First whio arrival at crèche
Archived content: This media release was accurate on the date of publication.
IntroductionTwo whio have become this season's first customers at the Hardening Facility at the Tongariro National Trout Centre.
Date: 20 November 2017
Two juvenile whio/blue duck from Hamilton Zoo became the season's first customers for the Whio Hardening Facility at the Tongariro National Trout Centre on Wednesday, November 15. These are the first of many whio expected to come to the facility over the summer months.
Department of Conservation rangers and volunteers working in the crèche are thrilled to have the first whio arrive for the season.
"This is the fourth year that the Whio Hardening Facility has acted as a bootcamp for juvenile whio, giving them the best possible chance of survival in the wild," says ranger Rebecca O'Sullivan "The facility also gives the public an opportunity to see this nationally threatened species, who are difficult to see in their natural habitat".
These captive-reared birds are spending time in the whio crèche learning to negotiate fast flowing water and how to feed for invertebrates from rocks, before their forthcoming release into wild white-water rivers, the natural habitat they are adapted to.
Captive breeding programmes are one of several incentives to raise the numbers of whio in the wild. The support of Genesis Energy is enabling DOC to double the number of fully-secure whio breeding sites throughout the country, boost pest control efforts and enhance productivity and survival for these rare native ducks.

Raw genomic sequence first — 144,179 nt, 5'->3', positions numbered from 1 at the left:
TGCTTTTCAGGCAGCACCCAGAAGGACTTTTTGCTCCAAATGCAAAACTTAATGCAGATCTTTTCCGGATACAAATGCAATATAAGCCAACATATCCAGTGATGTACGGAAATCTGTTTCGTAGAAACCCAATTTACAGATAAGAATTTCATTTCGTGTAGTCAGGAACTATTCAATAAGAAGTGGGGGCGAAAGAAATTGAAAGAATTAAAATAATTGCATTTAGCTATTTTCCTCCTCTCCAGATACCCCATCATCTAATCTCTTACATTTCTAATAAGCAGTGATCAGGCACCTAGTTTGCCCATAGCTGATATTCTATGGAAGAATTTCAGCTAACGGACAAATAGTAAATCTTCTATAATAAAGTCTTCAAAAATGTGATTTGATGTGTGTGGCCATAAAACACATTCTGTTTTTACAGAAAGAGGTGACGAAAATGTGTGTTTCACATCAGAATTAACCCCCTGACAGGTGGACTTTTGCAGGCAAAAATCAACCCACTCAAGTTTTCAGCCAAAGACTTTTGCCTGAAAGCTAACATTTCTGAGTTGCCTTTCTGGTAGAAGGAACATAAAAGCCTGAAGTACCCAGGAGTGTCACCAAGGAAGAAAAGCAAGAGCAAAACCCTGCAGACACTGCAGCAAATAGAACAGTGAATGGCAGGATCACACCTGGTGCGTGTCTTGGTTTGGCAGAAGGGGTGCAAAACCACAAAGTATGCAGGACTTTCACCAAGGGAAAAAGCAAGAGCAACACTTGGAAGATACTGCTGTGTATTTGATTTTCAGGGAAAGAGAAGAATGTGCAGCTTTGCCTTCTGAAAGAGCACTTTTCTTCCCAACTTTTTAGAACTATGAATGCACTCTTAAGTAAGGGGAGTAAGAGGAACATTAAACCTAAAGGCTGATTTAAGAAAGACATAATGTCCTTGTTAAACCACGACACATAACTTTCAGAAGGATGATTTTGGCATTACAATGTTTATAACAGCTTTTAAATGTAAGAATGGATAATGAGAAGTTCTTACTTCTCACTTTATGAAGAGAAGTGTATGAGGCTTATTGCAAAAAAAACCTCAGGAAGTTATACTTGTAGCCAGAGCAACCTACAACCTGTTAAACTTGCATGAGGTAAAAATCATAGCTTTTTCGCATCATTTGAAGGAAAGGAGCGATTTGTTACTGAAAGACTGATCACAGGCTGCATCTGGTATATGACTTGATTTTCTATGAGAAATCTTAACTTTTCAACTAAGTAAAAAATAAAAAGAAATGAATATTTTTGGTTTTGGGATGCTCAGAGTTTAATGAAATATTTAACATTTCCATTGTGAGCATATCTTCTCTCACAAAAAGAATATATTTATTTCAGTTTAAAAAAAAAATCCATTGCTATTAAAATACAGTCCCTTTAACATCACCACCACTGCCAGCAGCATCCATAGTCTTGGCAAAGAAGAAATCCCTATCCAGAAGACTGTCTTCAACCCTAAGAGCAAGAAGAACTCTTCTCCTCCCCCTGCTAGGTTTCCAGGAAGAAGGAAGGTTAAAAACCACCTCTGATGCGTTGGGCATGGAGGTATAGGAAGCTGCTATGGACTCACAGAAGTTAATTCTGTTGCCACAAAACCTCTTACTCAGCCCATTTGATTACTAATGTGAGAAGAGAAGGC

New volunteers Thomas Houlden and Victoria Buckley – who will take care of the daily operation of the facility – have the privilege of releasing the first whio for the season into the crèche
Image: Sarah O'Sullivan ©
The pair needed a little encouragement to leave their travel boxes
Image: Sarah O'Sullivan ©
Background information on whio
- The whio is a threatened species of native duck that is only found in New Zealand's fast flowing waters. Featured on New Zealand's $10 note and with an estimated nationwide population of less than 2,500 birds, whio are rarer than kiwi.
- Whio are adapted to live on fast-flowing rivers so finding whio means you will also find clean, fast-flowing water with a good supply of underwater insects.
- This makes whio important indicators of ecosystem health – they only exist where there is high quality clean and healthy waterways.
- Genesis Energy has a strong historic association with whio through the Tongariro Power Scheme and in 2010 this association grew through the establishment of Whio Awareness Month (March).
- Today, Genesis Energy and the Department of Conservation (DOC) continue their partnership through the Whio Forever Programme, which aims to secure the future of whio in the wild and ensure New Zealanders understand and value of whio in our rivers.
- The support of Genesis Energy and the work of DOC has enabled the Whio Recovery Plan to be implemented.
- The whio are eaten by stoats, ferrets and cats, with the largest impact during nesting time when eggs, young and females are vulnerable, and also when females are in moult and can't fly.
- Extensive trapping can manage these predators and work in key whio habitats by DOC and Genesis Energy on the Whio Forever Project has already seen an increase in whio numbers.
- Whio cannot be moved to predator-free islands like other species because of their reliance on large fast-flowing rivers.
- Pairs occupy approximately 1 km of water – so they need a lot of river to sustain a large population and they fiercely defend their territories, which makes it difficult to put them with other ducks in captivity.
- They are susceptible to flood events which, destroy nests, fragment broods and wash away their valued food source.
Rebecca O'Sullivan, Ranger
DOC Turangi Office
Mobile: +64 27 542 8509